97. Segerstolpe Å, Palasantza A, Eliasson P, Andersson EM, Andréasson AC, Sun X, et al. Single-cell transcriptome profiling of human pancreatic islets in health and type 2 diabetes. Cell Metab. (2016) 24:593–607. doi: 10.1016/j.cmet.2016.08.020

PubMed Abstract | CrossRef Full Text | Google Scholar

98. Zhang Y, Wu M, Htun W, Dong EW, Mauvais-Jarvis F, Fonseca VA, et al. Differential effects of linagliptin on the function of human islets isolated from non-diabetic and diabetic donors. Sci Rep. (2017) 7:7964. doi: 10.1038/s41598-017-08271-9

PubMed Abstract | CrossRef Full Text | Google Scholar

99. Bugliani M, Syed F, Paula FMM, Omar BA, Suleiman M, Mossuto S, et al. DPP-4 is expressed in human pancreatic beta cells and its direct inhibition improves beta cell function and survival in type 2 diabetes. Mol Cell Endocrinol. (2018) 473:186–93. doi: 10.1016/j.mce.2018.01.019

PubMed Abstract | CrossRef Full Text | Google Scholar

100. Grondin G, Hooper NM, LeBel D. Specific localization of membrane dipeptidase and dipeptidyl peptidase IV in secretion granules of two different pancreatic islet cells. J Histochem Cytochem. (1999) 47:489–98. doi: 10.1177/002215549904700407

PubMed Abstract | CrossRef Full Text | Google Scholar

101. Shah P, Ardestani A, Dharmadhikari G, Laue S, Schumann DM, Kerr-Conte J, et al. The DPP-4 inhibitor linagliptin restores beta-cell function and survival in human isolated islets through GLP-1 stabilization. J Clin Endocrinol Metab. (2013) 98:E1163–72. doi: 10.1210/jc.2013-1029

PubMed Abstract | CrossRef Full Text | Google Scholar

102. Liu L, Omar B, Marchetti P, Ahrén B. Dipeptidyl peptidase-4 (DPP-4): Localization and activity in human and rodent islets. Biochem Biophys Res Commun. (2014) 453:398–404. doi: 10.1016/j.bbrc.2014.09.096

PubMed Abstract | CrossRef Full Text | Google Scholar

103. Augstein P, Naselli G, Loudovaris T, Hawthorne WJ, Campbell P, Bandala-Sanchez E, et al. Localization of dipeptidyl peptidase-4 (CD26) to human pancreatic ducts and islet alpha cells. Diabetes Res Clin Pract. (2015) 110:291–300. doi: 10.1016/j.diabres.2015.10.010

PubMed Abstract | CrossRef Full Text | Google Scholar

104. Omar BA, Liehua L, Yamada Y, Seino Y, Marchetti P, Ahrén B. Dipeptidyl peptidase 4 (DPP-4) is expressed in mouse and human islets and its activity is decreased in human islets from individuals with type 2 diabetes. Diabetologia (2014) 57:1876–83. doi: 10.1007/s00125-014-3299-4

PubMed Abstract | CrossRef Full Text | Google Scholar

105. Rouille Y, Martin S, Steiner DF. Differential processing of proglucagon by the subtilisin-like prohormone convertases PC2 and PC3 to generate either glucagon or glucagon-like peptide. J Biol Chem. (1995) 270:26488–96. doi: 10.1074/jbc.270.44.26488

CrossRef Full Text | Google Scholar

106. Nie Y, Nakashima M, Brubaker PL, Li QL, Perfetti R, Jansen E, et al. Regulation of pancreatic PC1 and PC2 associated with increased glucagon-like peptide 1 in diabetic rats. J Clin Invest. (2000) 105:955–65. doi: 10.1172/JCI7456

PubMed Abstract | CrossRef Full Text | Google Scholar

107. Wideman RD, Covey SD, Webb GC, Drucker DJ, Kieffer TJ. A switch from prohormone convertase (PC)-2 to PC1/3 expression in transplanted alpha-cells is accompanied by differential processing of proglucagon and improved glucose homeostasis in mice. Diabetes (2007) 56:2744–52. doi: 10.2337/db07-0563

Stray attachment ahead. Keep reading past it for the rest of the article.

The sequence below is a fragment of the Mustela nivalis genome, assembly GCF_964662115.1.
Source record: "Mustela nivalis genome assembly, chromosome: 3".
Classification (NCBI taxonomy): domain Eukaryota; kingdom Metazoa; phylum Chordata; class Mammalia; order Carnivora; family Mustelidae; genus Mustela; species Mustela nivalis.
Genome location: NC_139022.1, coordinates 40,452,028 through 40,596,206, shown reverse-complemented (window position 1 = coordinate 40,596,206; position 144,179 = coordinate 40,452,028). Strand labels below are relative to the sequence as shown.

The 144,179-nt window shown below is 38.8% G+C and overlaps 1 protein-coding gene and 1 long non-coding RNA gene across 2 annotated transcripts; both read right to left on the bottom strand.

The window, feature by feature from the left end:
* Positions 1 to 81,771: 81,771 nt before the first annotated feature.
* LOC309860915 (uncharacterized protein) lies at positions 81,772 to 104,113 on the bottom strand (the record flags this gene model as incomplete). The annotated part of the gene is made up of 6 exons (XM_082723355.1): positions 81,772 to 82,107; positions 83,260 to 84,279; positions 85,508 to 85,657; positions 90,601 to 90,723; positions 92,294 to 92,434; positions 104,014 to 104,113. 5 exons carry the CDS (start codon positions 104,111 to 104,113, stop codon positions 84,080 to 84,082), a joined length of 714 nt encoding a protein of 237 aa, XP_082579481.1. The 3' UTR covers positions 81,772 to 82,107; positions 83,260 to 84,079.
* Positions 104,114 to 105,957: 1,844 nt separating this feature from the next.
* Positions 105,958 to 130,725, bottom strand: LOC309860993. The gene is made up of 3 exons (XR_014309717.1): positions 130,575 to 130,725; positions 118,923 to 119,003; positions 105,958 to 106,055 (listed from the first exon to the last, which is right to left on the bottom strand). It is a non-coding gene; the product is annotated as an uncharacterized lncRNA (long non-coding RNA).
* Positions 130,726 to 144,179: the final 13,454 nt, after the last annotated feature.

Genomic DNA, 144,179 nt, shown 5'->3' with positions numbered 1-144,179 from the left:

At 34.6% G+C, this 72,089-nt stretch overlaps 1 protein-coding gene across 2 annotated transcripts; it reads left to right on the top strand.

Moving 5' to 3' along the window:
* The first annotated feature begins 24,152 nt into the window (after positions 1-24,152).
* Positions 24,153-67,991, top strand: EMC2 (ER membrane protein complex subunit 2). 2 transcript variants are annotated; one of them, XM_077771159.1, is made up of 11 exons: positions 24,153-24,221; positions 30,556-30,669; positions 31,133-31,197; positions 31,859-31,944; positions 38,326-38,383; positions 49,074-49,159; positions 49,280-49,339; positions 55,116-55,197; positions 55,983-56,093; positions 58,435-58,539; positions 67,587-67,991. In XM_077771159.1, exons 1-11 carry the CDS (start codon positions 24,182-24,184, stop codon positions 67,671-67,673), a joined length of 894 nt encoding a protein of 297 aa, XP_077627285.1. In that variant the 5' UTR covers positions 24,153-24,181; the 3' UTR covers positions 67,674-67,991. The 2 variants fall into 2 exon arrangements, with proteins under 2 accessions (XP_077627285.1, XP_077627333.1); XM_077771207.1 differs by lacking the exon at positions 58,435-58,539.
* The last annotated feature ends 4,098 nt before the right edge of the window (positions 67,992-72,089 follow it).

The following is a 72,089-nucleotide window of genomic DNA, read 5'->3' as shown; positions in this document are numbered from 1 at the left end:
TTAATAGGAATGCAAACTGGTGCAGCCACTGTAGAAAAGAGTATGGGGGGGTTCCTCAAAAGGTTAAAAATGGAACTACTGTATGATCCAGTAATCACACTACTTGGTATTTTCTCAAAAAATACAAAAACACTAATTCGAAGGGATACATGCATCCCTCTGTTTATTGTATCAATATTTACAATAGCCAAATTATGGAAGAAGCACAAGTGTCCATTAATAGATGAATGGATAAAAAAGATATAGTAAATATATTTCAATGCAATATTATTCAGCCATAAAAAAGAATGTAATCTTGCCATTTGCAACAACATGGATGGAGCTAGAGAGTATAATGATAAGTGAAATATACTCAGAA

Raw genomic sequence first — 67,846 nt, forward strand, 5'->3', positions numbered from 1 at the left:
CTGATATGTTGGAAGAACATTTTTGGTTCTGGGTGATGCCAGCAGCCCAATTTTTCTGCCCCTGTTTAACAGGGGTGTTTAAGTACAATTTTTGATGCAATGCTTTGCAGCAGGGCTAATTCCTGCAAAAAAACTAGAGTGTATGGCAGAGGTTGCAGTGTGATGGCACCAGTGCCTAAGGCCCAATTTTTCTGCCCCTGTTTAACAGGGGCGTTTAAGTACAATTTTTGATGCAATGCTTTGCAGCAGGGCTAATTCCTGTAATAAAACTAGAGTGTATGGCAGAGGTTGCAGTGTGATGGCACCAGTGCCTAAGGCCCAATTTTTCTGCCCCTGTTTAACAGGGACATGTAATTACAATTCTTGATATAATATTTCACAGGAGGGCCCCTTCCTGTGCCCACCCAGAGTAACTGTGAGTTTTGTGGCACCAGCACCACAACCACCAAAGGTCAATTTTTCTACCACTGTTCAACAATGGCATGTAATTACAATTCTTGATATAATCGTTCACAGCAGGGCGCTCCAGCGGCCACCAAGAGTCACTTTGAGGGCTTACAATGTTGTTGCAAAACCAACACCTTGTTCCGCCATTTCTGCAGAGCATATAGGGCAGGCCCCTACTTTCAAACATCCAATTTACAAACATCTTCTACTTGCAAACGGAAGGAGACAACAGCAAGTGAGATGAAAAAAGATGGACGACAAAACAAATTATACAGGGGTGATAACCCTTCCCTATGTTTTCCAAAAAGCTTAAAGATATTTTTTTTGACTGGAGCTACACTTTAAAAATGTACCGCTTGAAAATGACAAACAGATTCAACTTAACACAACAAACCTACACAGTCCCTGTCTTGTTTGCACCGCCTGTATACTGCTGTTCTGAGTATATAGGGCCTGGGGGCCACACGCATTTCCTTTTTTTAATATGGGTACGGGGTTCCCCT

PubMed Abstract | CrossRef Full Text | Google Scholar

108. Whalley NM, Pritchard LE, Smith DM, White A. Processing of proglucagon to GLP-1 in pancreatic α-cells: is this a paracrine mechanism enabling GLP-1 to act on β-cells? J Endocrinol. (2011) 211:99–106. doi: 10.1530/JOE-11-0094

PubMed Abstract | CrossRef Full Text | Google Scholar

109. Marchetti P, Lupi R, Bugliani M, Kirkpatrick CL, Sebastiani G, Grieco FA, et al. A local glucagon-like peptide 1 (GLP-1) system in human pancreatic islets. Diabetologia (2012) 55:3262–72. doi: 10.1007/s00125-012-2716-9

PubMed Abstract | CrossRef Full Text | Google Scholar

110. Sancho V, Daniele G, Lucchesi D, Lupi R, Ciccarone A, Penno G, et al. Metabolic regulation of GLP-1 and PC1/3 in pancreatic α-cell line. PLoS ONE (2017) 12:e0187836. doi: 10.1371/journal.pone.0187836

PubMed Abstract | CrossRef Full Text | Google Scholar

111. Svendsen B, Larsen O, Gabe MBN, Christiansen CB, Rosenkilde MM, Drucker DJ, et al. Insulin secretion depends on intra-islet glucagon signaling. Cell Rep. (2018) 25:1127–34. doi: 10.1016/j.celrep.2018.10.018

PubMed Abstract | CrossRef Full Text | Google Scholar

112. Ellingsgaard H, Hauselmann I, Schuler B, Habib AM, Baggio LL, Meier DT, et al. Interleukin-6 enhances insulin secretion by increasing glucagon-like peptide-1 secretion from L cells and alpha cells. Nat Med. (2011) 17:1481–9. doi: 10.1038/nm.2513

PubMed Abstract | CrossRef Full Text | Google Scholar

113. Hansen AM, Bödvarsdottir TB, Nordestgaard DN, Heller RS, Gotfredsen CF, Maedler K, et al. Upregulation of alpha cell glucagon-like peptide 1 (GLP-1) in Psammomys obesus - an adaptive response to hyperglycaemia? Diabetologia (2011) 54:1379–87. doi: 10.1007/s00125-011-2080-1

PubMed Abstract | CrossRef Full Text | Google Scholar

114. Traub S, Meier DT, Schulze F, Dror E, Nordmann TM, Goetz N, et al. Pancreatic α cell-derived glucagon-related peptides are required for β cell adaptation and glucose homeostasis. Cell Rep. (2017) 18:3192–3203. doi: 10.1016/j.celrep.2017.03.005

PubMed Abstract | CrossRef Full Text | Google Scholar

115. Chambers AP, Sorrell JE, Haller A, Roelofs K, Hutch CR, Kim KS, et al. The role of pancreatic preproglucagon in glucose homeostasis in mice. Cell Metab. (2017) 25:927–34. doi: 10.1016/j.cmet.2017.02.008

PubMed Abstract | CrossRef Full Text | Google Scholar